Opioid antagonists, such as naltrexone, function by blocking opioid receptors’ ability to become activated by another drug. In other words, naltrexone is able to block some of the euphoric effects of other opioids like heroin, should they be used while on naltrexone therapy. Naltrexone may be administered daily in pill form. However, a long-acting intramuscular injection form of naltrexone, called Vivitrol, is also available to those who would prefer a monthly shot instead of taking a pill.13
The type of medication someone uses to help them recover from an opioid use disorder is based on their unique circumstances and needs. Because some people may respond better to certain medicines, it may be best to seek out a medical provider to talk about which MAT options are best for you.13
People suffering from heroin addiction may exhibit certain tell-tale signs of their drug abuse. Some of signs and symptoms associated with heroin are physical, while others are more emotional or behavioral. The effects of heroin abuse can result in physical signs such as:
People who are using heroin may sometimes experience malnutrition and unhealthy weight loss. They may be secretive about their drug use behavior (e.g., they may start to wear long pants and sleeves to conceal their track marks).14
Those using heroin may own drug paraphernalia, or items that they use to ingest heroin in some form, such as needles or pipes. People who become addicted to heroin may also become depressed or develop antisocial personality traits.4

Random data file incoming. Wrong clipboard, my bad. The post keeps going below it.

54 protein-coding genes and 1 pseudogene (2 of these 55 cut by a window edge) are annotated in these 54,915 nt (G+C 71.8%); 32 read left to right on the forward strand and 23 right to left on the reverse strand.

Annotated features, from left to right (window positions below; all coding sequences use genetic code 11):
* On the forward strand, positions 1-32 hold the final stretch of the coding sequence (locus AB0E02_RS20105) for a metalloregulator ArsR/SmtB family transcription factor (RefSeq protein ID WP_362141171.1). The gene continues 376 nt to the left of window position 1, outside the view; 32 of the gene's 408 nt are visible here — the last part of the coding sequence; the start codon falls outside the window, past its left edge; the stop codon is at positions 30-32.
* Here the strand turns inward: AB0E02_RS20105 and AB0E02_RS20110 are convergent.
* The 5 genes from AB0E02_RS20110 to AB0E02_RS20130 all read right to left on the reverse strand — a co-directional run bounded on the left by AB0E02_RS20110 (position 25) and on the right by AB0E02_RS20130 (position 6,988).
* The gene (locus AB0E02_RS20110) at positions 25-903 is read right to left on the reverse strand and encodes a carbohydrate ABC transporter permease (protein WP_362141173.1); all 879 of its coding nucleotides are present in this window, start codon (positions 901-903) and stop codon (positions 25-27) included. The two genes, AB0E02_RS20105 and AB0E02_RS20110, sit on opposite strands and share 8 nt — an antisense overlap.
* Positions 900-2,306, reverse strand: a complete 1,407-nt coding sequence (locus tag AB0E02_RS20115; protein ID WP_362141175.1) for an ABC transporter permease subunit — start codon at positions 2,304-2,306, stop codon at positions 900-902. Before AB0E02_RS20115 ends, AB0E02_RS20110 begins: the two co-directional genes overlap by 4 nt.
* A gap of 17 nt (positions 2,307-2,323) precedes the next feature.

In the United States, it is estimated that 117,000 people ages 12 and older used heroin for the first time in 2018. While this number of first-time users decreased from 2016 to 2017, the numbers increased again in 2018. 15 Approximately 7,000 adolescents used heroin for the first time in 2018, which is similar to prior years.15 However, among 10th graders, heroin use in the past month doubled from 2018 to 2019, which is concerning.16
Heroin overdose rates remain a serious concern. According to the latest statistics from the Centers for Disease Control, almost 15,000 people overdosed on heroin in 2018. This is about a 4% decline from the prior year. Nonetheless, heroin overdose deaths were still 7 times higher than they were in 1999. Overdose deaths decreased in the Midwest but increased in the Western area of the United States. Some states, such as Kentucky, had a 50% reduction in heroin overdose deaths, but Tennessee had an 18.8% increase during the same time. Overall, the state with the highest overdose death rate was Vermont, with 12.5 deaths for every 100,000 people.16
Heroin can have many negative effects on a person’s mental and physical health. The short-term effects of heroin use can include:1
People who regularly use heroin are also at risk for developing long-term effects of heroin use, including the physical symptoms of heroin addiction, such as:4
People who inject heroin also have an increased risk of developing the following health issues:4
As noted earlier, treatment is best when customized, and no one treatment fits every person. You can start on your path to recovery by researching treatment programs and outcomes and discussing with your provider what course of treatment is best for you and your needs.